How many times have you swallowed a piece of food that was too big and started panicking that it won’t go down? While you may have been lucky and eventually managed to swallow that piece of food, others weren’t as lucky.
Appendicitis is one of the most common surgical emergencies, and it is one of the most common causes of abdominal pain. In the United States, 250,000 cases of appendicitis are reported annually, representing 1 million patient-days of admission.
Reading the vital signs of a patient is the first proper step you can make to ensure adequate medical assistance is provided. In today’s article, we will discuss the vital signs, how to read them, and what information they can provide, to help us better treat a patient.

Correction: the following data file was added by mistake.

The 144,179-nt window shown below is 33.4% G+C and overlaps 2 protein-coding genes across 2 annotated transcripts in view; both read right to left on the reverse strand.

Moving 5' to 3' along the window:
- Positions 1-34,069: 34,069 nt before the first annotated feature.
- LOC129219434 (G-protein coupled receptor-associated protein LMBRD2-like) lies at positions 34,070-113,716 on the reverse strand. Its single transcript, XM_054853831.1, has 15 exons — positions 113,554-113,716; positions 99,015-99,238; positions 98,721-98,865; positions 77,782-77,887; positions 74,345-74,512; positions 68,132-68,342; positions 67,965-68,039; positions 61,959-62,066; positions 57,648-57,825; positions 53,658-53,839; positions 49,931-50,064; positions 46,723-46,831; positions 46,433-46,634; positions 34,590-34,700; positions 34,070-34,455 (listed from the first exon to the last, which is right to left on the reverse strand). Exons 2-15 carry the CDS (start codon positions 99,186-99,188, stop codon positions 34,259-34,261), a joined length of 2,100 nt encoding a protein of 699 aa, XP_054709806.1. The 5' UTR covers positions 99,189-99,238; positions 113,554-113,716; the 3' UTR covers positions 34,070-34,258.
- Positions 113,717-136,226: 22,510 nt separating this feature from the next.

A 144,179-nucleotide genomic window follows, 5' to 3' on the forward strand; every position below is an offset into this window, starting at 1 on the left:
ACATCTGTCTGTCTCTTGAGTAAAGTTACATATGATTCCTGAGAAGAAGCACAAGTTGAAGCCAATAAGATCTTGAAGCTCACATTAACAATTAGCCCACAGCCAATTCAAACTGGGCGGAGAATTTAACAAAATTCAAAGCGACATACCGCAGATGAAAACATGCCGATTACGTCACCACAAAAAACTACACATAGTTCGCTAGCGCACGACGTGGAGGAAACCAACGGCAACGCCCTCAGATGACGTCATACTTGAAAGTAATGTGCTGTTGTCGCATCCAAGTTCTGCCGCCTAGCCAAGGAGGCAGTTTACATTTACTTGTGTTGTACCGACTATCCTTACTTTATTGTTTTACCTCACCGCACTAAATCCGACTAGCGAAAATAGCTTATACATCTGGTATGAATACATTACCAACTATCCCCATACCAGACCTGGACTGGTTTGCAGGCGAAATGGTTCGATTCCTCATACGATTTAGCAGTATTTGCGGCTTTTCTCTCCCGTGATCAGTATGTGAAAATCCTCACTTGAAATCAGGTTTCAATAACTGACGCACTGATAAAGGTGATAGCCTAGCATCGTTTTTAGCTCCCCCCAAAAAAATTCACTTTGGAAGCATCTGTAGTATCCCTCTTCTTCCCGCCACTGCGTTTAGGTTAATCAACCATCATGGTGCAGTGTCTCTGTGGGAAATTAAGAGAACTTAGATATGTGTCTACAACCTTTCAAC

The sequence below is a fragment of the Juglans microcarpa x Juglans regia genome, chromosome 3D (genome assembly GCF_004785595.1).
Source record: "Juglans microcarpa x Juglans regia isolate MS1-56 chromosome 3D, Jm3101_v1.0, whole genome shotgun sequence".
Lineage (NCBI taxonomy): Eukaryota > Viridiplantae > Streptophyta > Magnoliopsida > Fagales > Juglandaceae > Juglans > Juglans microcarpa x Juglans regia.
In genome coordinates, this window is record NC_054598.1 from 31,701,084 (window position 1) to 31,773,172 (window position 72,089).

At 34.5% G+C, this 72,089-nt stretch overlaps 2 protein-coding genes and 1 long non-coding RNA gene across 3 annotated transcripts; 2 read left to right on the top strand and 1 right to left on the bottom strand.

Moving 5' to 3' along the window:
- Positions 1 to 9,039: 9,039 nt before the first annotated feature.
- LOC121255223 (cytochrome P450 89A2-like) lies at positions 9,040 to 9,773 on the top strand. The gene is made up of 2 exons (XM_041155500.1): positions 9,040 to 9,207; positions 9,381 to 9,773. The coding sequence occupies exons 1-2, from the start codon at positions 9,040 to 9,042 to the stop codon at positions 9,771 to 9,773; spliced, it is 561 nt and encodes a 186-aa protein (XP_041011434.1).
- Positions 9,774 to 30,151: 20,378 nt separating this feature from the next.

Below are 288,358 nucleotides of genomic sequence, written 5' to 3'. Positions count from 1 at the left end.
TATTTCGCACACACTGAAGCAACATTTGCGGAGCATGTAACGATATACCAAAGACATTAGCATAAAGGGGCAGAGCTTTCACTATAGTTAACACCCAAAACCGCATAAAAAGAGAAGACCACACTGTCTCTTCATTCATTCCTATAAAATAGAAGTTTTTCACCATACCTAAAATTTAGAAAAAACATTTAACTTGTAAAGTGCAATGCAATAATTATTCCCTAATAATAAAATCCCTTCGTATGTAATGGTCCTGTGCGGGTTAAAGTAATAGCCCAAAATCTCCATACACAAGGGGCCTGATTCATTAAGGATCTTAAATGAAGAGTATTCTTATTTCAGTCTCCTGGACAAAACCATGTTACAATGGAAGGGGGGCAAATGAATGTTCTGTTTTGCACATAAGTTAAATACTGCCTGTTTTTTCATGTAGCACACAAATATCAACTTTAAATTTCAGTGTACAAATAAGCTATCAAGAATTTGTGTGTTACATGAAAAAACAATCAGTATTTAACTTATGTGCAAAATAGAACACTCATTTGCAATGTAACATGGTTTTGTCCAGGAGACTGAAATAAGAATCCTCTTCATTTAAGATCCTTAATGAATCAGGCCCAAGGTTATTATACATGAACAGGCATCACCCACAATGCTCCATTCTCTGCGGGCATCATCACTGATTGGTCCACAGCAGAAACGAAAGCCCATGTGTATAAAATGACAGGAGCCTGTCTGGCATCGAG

The bone protruding from the young man’s moist red jeans pulled the student’s blood to her feet. Her face became as pale as that of the victim lying on the ground. Unknown to the student, the “victim” was an artistic creation for the purpose of showing wilderness survival students how to react to medical emergencies in the wilderness.
In the United States, there are over 5,000 deaths annually from drowning. It is the third leading cause of accidental death. By definition, drowning is death from asphyxia induced by submersion in a liquid. Near-drowning, then, is the successful break in the chain of events that begins with submersion and ends with death.